Article first published online: 9 JAN 2012
© 2012 The Authors. New Phytologist © 2012 New Phytologist Trust
Volume 193, Issue 4, page 1099, March 2012
How to Cite
(2012), Corrigendum. New Phytologist, 193: 1099. doi: 10.1111/j.1469-8137.2011.04048.x
- Issue published online: 2 FEB 2012
- Article first published online: 9 JAN 2012
Vol. 193, Issue 3, 617–624, Article first published online: 5 OCT 2011
- genomic selection;
- genotype by environment interaction;
- model estimation;
- Pinus taeda;
- plant breeding
New Phytologist 193 (2012), 617–624.
Since its publication, it has been brought to our attention that the source of genotypic data and description of the data processing used in this article were unclear. The authors have provided additional information to clarify this. In the Materials and Methods section, under the first subheading ‘Population, phenotypes and genotypes’ the second paragraph should read as follows:
The CCLONES population was genotyped using the Illumina Infinium assay (Illumina, San Diego, CA, USA; Eckert et al., 2010) with 7216 single-nucleotide polymorphisms (SNPs), each representing a unique pine expressed sequences tag (EST) contig. A total of 4825 SNPs selected based on quality and reliability of the genotyping calls, according to the beadstudio ver. 126.96.36.199 software (Illumina), were used in this study. Illumina’s GenTrain score was used as the initial criteria for quality control and selection of SNPs for genotyping – samples with GenTrain score < 0.7 were excluded from the analysis. Cluster data was then visually inspected to verify that discernible clusters could be observed. Next, data from SNPs that did not pass the initial selection criteria were analyzed for each family separately – the rationale for taking this approach is that family-specific polymorphisms in SNP-flanking regions could interfere with the Illumina assay. Families where distinct clusters could be identified for a given locus were genotyped. Allele frequency was not considered a criterion to discard SNPs. Genotypic data are publicly available at http://www.sfrc.ufl.edu/fbrc/CCLONES_genotypes and also via the Allele Discovery of Economic Pine Traits II FTP site http://loblolly.ucdavis.edu/bipod/ftp/Genotype_Population_CCLONES.txt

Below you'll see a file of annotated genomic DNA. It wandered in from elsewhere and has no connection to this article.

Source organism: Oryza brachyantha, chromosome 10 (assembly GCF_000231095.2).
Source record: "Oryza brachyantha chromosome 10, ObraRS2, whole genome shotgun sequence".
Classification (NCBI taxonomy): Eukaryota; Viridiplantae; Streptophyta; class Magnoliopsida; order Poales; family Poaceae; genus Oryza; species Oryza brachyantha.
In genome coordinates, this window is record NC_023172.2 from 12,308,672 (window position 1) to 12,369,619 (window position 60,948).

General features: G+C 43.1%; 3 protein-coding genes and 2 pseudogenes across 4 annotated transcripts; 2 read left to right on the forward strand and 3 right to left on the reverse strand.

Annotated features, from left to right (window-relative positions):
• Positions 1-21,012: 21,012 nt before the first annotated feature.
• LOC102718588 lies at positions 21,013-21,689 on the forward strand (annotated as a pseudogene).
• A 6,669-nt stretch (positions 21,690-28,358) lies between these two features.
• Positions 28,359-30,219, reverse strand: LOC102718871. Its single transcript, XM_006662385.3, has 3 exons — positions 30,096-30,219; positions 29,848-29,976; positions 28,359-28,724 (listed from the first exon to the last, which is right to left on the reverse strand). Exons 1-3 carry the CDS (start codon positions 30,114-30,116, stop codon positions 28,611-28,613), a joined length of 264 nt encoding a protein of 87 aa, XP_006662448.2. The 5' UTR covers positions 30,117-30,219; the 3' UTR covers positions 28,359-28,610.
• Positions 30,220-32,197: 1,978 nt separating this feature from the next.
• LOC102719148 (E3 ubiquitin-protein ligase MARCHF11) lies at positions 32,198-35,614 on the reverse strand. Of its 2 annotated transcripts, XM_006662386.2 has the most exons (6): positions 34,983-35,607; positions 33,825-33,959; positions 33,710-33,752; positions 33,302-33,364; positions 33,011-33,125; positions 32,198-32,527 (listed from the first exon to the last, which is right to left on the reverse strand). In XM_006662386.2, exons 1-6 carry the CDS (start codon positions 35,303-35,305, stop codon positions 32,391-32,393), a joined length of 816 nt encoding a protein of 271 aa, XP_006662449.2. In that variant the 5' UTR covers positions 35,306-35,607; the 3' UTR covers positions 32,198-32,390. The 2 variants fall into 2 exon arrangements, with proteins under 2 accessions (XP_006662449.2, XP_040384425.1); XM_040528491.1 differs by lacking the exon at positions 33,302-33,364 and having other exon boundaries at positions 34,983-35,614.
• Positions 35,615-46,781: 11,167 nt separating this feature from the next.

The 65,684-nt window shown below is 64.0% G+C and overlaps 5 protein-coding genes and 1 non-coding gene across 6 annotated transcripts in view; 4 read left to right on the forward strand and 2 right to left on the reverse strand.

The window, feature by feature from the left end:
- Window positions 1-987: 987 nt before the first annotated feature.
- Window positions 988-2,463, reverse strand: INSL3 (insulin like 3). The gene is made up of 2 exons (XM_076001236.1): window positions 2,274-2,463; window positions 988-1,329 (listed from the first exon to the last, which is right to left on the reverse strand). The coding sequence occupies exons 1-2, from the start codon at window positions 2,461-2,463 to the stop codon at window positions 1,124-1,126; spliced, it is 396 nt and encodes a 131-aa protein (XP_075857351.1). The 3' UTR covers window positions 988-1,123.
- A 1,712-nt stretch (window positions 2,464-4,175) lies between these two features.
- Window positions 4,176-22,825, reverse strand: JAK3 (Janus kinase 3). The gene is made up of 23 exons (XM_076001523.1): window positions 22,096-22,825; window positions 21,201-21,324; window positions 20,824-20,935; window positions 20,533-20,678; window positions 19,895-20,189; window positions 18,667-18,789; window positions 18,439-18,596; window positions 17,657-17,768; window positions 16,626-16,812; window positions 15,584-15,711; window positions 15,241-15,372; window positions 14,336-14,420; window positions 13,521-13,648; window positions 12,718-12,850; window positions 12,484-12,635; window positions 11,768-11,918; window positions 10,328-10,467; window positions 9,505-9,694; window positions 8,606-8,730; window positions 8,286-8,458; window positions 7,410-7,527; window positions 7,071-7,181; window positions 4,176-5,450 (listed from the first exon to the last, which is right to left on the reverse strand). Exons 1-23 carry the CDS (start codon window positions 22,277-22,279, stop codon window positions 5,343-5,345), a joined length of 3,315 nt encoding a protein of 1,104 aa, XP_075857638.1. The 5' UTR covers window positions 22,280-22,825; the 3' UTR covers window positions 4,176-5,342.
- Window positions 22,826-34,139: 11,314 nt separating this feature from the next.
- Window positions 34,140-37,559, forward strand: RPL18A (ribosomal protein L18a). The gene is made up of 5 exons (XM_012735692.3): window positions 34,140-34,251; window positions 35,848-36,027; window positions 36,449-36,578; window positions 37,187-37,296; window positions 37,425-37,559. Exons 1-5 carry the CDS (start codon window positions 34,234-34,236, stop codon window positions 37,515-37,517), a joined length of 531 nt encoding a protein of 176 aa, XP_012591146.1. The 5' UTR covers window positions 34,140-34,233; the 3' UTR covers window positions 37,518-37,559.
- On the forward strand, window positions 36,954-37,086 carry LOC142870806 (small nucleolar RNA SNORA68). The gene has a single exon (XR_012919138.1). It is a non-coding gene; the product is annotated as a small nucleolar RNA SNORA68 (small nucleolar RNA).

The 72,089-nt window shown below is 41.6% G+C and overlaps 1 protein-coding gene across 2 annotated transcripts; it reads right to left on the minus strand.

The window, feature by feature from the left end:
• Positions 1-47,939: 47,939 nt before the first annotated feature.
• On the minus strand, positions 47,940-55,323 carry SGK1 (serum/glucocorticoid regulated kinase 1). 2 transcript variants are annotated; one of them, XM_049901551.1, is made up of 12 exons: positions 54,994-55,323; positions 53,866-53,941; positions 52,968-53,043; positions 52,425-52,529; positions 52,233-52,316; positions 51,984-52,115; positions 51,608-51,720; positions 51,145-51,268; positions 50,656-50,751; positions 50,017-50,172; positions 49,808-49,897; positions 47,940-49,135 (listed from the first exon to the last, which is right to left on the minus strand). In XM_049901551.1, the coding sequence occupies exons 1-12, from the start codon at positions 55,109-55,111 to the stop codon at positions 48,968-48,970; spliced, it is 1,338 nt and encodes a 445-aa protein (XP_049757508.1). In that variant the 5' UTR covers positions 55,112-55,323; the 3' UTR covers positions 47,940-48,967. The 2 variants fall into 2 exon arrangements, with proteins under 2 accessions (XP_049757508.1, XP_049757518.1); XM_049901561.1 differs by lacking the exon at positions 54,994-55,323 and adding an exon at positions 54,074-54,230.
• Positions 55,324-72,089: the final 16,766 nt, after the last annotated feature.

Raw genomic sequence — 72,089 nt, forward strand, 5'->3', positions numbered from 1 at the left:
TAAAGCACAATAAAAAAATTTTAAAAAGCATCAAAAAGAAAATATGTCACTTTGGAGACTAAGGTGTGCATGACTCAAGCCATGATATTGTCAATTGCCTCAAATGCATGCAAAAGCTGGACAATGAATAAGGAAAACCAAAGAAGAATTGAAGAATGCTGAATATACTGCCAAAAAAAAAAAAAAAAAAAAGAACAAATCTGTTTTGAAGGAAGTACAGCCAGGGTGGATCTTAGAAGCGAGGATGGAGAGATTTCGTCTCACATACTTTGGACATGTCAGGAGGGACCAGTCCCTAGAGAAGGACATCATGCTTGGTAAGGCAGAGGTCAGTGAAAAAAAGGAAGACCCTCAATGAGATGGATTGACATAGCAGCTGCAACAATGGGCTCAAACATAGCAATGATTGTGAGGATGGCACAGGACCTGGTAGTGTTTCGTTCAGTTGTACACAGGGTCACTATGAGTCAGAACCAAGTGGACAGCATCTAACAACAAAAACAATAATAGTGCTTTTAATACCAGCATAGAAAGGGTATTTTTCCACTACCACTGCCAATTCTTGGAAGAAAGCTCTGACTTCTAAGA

Under the Acknowledgements section the authors would like to add:
We acknowledge the Neale lab (University of California, Davis, USA) and the UC Davis Genome Centre for generating the genotypic data used in this study (http://dendrome.ucdavis.edu/NealeLab/adept2/index.php).
We apologize to our readers for these mistakes.
- 2010. Patterns of population structure and environmental associations to aridity across the range of loblolly pine (Pinus taeda L., Pinaceae). Genetics 185: 969–982. , , , , , , .
- 2012. Accelerating the domestication of trees using genomic selection: accuracy of prediction models across ages and environments. New Phytologist 193: 617–624. , , , , , , , .